Access to this private property is either by foot from the town of Capri or by boat, and a staircase cut into the cliff. Casa Malaparte’s interior and exterior (particularly the rooftop patio) are prominently featured in Jean-Luc Godard’s 1963 film, Contempt (Le Mépris)

The house entrance access was carved through the outside staircase in its center, but the owner bricked the entrance and moved it to the side of the house in 1940. Casa Malaparte was abandoned and neglected after the death of Curzio Malaparte in 1957. It suffered from vandalism and natural elements for many years and was seriously damaged, including the desecration of a cockle stove, before the first serious renovation started in the late 1980s and early 1990s. The building was donated to the Giorgio Ronchi Foundation in 1972.

Malaparte’s great-nephew, Niccolò Rositani, was primarily responsible for restoring the house to a livable state. Much of the original furniture is still there because it is too large to remove. The sunken marble bath in his mistress’s bedroom still exists and functions. His bedroom and book-lined study are still intact. Many Italian industrialists have donated materials for preservation.

Today the house is used for serious study and cultural events. The house’s furniture is the subject of an exhibition at the Gagosian Gallery in London in 2020.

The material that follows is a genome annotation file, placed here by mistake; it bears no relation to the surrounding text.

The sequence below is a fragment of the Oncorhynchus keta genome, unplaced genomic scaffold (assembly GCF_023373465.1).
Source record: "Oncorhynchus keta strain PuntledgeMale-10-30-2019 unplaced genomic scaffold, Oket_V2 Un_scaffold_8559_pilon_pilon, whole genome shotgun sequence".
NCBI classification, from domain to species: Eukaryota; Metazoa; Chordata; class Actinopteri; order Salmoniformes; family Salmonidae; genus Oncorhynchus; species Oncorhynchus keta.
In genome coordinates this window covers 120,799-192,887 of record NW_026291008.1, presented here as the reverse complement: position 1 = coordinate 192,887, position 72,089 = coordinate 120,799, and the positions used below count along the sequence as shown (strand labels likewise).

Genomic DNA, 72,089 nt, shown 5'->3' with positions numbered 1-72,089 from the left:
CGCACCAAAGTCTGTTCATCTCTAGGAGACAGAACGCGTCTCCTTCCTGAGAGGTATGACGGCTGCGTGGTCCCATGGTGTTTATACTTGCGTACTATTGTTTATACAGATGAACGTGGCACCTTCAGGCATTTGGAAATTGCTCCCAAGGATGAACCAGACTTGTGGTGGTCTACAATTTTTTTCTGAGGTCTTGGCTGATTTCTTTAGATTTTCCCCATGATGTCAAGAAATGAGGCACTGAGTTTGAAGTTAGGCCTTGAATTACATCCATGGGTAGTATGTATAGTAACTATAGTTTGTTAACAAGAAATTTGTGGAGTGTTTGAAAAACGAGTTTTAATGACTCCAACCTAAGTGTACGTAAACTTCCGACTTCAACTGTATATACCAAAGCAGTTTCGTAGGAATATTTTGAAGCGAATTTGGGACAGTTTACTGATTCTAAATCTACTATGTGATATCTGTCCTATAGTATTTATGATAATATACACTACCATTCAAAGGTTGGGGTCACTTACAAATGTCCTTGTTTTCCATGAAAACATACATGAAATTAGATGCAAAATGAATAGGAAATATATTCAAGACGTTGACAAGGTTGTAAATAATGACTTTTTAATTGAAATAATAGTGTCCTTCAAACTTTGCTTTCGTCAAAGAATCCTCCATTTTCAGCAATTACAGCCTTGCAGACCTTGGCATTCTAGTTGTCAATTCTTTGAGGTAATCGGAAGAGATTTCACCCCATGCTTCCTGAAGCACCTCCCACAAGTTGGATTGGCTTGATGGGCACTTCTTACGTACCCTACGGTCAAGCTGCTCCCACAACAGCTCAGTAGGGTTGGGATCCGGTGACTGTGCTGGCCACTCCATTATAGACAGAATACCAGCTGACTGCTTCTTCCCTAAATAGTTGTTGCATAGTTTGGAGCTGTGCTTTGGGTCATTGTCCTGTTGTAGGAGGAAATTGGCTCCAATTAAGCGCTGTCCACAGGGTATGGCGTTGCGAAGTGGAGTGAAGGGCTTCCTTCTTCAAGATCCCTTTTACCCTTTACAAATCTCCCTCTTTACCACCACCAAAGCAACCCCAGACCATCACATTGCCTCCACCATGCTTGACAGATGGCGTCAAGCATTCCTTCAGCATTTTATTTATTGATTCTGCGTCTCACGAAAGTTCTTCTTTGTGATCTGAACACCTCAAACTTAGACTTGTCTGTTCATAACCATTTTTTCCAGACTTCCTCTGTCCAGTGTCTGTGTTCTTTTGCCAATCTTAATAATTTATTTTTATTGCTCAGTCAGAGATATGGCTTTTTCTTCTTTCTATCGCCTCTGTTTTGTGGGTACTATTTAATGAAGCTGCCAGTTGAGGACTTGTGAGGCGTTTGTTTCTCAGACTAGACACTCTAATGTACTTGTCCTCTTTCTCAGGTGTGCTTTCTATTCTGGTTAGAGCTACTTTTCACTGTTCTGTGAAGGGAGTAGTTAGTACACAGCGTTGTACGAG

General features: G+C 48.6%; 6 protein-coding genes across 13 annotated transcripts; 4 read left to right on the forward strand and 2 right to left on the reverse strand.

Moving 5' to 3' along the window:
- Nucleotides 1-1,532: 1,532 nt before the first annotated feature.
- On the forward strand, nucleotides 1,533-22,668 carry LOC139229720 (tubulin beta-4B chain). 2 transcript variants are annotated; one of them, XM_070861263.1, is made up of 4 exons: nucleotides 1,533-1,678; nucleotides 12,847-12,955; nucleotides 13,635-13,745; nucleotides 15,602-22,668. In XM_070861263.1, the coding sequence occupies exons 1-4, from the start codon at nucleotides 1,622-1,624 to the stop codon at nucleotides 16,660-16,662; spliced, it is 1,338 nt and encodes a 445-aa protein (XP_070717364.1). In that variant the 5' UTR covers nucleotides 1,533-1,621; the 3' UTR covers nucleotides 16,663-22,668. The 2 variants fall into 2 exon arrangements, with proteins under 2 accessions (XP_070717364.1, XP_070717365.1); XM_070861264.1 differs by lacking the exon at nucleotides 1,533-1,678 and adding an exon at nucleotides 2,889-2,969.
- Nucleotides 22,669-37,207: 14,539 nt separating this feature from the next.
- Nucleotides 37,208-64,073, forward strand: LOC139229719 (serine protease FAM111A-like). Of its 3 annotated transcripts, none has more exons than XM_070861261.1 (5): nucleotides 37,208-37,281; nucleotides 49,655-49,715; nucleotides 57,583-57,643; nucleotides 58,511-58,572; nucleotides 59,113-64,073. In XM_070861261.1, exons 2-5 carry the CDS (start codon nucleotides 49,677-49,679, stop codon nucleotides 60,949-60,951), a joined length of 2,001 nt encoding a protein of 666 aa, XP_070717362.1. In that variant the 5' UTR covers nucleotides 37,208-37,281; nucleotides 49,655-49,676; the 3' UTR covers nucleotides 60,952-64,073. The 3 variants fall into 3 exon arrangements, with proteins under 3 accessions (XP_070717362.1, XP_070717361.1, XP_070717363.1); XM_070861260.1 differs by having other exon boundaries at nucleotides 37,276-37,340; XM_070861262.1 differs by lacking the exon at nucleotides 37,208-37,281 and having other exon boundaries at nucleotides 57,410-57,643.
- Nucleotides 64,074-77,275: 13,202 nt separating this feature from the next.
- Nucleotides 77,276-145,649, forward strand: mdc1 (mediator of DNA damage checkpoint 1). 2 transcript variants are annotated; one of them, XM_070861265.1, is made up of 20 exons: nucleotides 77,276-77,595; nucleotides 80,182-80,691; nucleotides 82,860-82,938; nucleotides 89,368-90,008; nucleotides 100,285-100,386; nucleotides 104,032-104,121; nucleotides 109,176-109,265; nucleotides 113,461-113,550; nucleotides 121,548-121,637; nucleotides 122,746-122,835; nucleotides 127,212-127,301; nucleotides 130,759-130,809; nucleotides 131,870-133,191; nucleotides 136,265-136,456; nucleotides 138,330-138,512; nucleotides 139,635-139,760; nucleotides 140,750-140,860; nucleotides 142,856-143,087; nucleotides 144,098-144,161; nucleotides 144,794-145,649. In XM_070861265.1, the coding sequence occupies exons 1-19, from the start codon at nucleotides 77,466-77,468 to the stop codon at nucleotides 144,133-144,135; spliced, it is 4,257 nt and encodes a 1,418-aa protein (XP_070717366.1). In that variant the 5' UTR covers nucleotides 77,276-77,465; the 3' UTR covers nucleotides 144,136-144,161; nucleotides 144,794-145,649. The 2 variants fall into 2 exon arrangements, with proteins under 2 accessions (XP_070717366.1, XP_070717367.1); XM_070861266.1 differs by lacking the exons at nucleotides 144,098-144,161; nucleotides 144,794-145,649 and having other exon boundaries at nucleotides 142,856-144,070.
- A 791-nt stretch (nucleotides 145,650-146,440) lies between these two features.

Casa Malaparte on commercials

From Saint Laurent using the well-known British supermodel Kate Moss as the protagonist of a commercial, passing through Ermenegildo Zegna and the presentation of his UOMO fragrance, or the most recent one, HEARTBEAT by Louis Vuitton, everyone wants to use the well-known house on the island of Capri, built-in 1938 with the plans of the Italian architect Adalberto Libera.

Casa Malaparte Plans
Casa Malaparte Capri Adalberto Libera ArchEyes House villa floor plans elevation
Casa Malaparte Floor Plans, Section and Elevation | © Adalberto Libera
Project Image Gallery

About Adalberto Libera

Adalberto Libera  (1903 – 1963) is one of the most representative architects of the Modern Italian movement. An extremely able and talented creative architect more influenced by Futurism than Rationalism, he was also politically astute. His activity as founder and secretary of MIAR enabled him to establish a close working relationship with the high-up officials of the Fascist regime in Rome, where all the big decisions were taken about funding public construction programs and who were responsible for commissioning the hundreds of new public buildings required for Mussolini’s modernization programs.

One of his most important works is Palazzo dei Congressi (Palace of Congress) at the EUR in Rome. This building shows Libera’s remarkable ability to design ambiguously in a spare, metaphysical language that sits on a knife-edge between modernism and neo-classicism. 

Works from Adalberto Libera

  1. Malaparte: Casa come me (A House Like Me) edited by Michael McDonough, includes drawings and essays by many prominent artists and architects including James Wines, Tom Wolfe, Robert Venturi, Emilio Ambasz, Ettore Sottsass, Michael Graves, Willem Dafoe, Peter Eisenman and Wiel Arets.
Cite this article: "Casa Malaparte in Capri / Adalberto Libera" in ArchEyes, December 8, 2021,